'I’m withdrawing from the position of STIC for the Americas. It is clear that my taking up this role is now not tenable with the amount of media attention this appointment has gained. I believe my appointment will continue to be a distraction and not allow this important role to achieve what it was designed to do, and thus my decision.'
Yep, it's clearly the media's fault!
Premier Dominic Perrottet in his haste to avoid being associated with the former Deputy Premier, went as far as to stand up in Parliament to deny all knowledge of any wrongdoing.
Perrottet claimed the recruiting process for the cushy position had been an independent inquiry, conducted by a global talent firm and that no suitable applicant was found in round one of the proceedings.
Unfortunately for Perrottet, however, none of these things appears to be even remotely true.
Further, evidence given to the inquiry into the whole affair by Jenny West, the successful applicant of the non-independently run recruitment process, also evinced that on top of being told (and congratulated by the recruitment official) that she had been successful only to have the job offer later rescinded, when West queried the sudden turn of events, she was sacked from her previous public service role and then investigated.
The congratulatory text from Investment NSW chief executive Amy Brown, complete with Statue of Liberty and champagne bottle emojis, read, 'Congratulations, this is one to frame,' and included an attachment of a signed note from then Premier Gladys Berejiklian to seal the deal.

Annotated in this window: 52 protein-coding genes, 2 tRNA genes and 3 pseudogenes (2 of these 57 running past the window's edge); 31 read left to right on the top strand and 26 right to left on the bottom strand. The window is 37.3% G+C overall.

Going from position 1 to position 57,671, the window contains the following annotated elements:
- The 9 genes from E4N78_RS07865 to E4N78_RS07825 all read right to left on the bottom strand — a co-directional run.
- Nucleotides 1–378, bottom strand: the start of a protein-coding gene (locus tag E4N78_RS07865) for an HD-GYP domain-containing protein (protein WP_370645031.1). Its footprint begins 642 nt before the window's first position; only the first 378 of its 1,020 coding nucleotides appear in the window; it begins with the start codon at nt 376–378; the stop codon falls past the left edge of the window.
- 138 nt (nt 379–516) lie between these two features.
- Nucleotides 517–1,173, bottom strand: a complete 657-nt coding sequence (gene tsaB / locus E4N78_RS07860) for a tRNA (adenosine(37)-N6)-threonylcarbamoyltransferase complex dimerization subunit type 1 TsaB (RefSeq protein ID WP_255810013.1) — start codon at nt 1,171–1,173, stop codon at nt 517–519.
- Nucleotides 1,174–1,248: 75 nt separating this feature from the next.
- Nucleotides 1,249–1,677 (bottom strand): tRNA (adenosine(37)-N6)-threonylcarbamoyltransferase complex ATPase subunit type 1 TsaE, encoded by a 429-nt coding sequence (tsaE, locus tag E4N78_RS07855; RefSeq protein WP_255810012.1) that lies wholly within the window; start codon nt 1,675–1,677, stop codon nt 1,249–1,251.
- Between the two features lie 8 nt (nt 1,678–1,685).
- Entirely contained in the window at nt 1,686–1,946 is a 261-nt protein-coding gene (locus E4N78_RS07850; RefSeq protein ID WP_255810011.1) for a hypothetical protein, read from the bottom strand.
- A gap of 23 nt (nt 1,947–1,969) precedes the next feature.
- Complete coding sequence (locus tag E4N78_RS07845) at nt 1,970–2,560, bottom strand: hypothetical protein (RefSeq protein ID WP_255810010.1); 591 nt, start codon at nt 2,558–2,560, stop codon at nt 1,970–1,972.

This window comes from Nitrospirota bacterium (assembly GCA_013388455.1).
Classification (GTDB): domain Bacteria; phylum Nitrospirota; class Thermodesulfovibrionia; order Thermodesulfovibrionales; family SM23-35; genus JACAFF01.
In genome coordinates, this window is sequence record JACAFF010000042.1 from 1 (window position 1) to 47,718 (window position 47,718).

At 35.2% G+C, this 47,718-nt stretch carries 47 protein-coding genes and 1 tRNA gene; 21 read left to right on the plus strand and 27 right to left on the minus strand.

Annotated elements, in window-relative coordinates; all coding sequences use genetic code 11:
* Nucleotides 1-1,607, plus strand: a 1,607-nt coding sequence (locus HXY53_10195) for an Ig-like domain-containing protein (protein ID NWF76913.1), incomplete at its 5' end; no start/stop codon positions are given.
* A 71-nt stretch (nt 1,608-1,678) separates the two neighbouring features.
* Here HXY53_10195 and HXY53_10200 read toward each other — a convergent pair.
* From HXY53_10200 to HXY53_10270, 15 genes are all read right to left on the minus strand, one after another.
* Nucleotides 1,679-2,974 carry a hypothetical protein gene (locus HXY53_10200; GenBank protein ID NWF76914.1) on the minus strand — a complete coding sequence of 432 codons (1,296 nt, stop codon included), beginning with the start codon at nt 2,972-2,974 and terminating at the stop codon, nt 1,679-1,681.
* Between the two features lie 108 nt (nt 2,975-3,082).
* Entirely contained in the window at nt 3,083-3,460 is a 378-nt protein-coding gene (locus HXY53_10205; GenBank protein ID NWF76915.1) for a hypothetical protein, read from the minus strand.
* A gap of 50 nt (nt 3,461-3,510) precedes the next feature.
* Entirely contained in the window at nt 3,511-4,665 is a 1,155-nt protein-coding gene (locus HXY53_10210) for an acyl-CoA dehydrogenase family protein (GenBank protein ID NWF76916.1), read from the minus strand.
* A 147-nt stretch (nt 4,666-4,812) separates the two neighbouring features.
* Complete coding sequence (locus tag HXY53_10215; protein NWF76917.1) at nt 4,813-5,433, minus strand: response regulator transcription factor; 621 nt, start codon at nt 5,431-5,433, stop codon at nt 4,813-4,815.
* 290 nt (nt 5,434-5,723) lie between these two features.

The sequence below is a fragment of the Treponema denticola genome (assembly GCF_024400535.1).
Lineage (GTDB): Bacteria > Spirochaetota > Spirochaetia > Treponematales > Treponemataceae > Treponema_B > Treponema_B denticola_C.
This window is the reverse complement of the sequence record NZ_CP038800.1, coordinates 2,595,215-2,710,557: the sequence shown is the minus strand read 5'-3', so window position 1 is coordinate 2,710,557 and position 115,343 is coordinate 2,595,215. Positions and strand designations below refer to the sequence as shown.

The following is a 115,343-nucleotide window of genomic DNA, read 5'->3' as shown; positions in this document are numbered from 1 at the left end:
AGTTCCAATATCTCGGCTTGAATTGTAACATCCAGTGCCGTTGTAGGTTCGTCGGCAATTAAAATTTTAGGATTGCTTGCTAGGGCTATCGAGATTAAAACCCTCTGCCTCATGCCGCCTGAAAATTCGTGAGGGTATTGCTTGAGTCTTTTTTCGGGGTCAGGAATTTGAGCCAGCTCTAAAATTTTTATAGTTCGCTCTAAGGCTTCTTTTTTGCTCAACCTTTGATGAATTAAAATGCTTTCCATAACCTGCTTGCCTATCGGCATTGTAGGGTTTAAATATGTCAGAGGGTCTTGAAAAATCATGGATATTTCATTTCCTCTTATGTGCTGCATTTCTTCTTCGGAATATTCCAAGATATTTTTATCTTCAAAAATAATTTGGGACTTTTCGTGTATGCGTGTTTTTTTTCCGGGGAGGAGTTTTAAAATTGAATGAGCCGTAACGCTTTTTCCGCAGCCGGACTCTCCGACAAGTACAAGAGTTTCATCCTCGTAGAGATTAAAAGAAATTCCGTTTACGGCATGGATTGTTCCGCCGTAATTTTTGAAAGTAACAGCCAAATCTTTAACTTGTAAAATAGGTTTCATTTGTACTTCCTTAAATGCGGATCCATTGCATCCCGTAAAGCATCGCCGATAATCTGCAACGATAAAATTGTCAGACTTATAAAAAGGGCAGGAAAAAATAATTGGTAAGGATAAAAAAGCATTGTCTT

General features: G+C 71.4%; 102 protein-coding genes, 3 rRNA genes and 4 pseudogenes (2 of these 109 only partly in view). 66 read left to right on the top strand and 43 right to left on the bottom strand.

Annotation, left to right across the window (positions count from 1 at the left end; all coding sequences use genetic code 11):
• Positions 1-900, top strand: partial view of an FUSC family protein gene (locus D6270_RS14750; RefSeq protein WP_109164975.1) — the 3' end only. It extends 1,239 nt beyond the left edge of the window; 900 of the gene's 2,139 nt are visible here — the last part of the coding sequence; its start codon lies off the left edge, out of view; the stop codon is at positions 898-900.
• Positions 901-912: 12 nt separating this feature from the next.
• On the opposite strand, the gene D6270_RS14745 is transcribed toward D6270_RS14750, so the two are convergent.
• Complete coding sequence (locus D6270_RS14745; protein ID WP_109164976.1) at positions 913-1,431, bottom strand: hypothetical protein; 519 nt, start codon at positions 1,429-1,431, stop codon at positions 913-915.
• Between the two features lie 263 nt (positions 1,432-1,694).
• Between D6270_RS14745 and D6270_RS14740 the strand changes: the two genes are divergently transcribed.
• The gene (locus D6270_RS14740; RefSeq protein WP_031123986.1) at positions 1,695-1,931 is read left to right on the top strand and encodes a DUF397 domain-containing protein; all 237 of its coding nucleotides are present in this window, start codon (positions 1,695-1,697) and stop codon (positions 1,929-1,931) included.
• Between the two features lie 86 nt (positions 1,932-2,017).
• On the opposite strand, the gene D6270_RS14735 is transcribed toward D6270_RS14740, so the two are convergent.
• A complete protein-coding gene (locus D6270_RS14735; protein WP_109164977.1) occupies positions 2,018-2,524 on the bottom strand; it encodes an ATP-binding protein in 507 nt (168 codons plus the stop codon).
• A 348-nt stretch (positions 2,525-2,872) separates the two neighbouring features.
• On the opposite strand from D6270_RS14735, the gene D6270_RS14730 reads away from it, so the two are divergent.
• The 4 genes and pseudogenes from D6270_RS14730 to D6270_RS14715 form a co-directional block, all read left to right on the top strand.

West also gave evidence at the parliamentary probe indicating that when the job offer was revoked, she was told the position would instead be “a present for someone”.
Nothing to see here!
Indeed, the Perrottet Government even cited national security to keep Barilaro's documents on the whole sordid business from seeing the light of day.
The New York trade job saga has now been referred to NSW ICAC.
Perrottet, meanwhile, is maintaining his “I knew nothing” stance but as more details emerge, it becomes harder to swallow. And let’s not forget that the NSW Premier is hardly squeaky clean as the gun club scandal, in which he is deeply implicated, suggests.
An exclusive report on IA by Anthony Klan revealed that as Treasurer, Perrottet was responsible for the $5.5 million Wagga Wagga gun club grant, which was green-stamped despite it being “unusual” and the NSW Office of Sport not wanting “any involvement” in the project.
Oh, how the plot thickens.
As we now know, Barilaro eventually abandoned his cushy New York role, just like he dropped his defamation suit against Jordan Shanks and abandoned his elected position as NSW Deputy Premier. The question now is, will the case involving Barilaro’s barrelling over Jenny West (he did allegedly set the role up for himself, after all) be abandoned, along with the serious questions it raises about the integrity (or lack thereof) of the New South Wales Government, regardless of leadership?
This editorial was originally published as part of the Independent Australia weekly newsletter. These editorials are usually only available to subscribers and may be read online in the IA members-only area.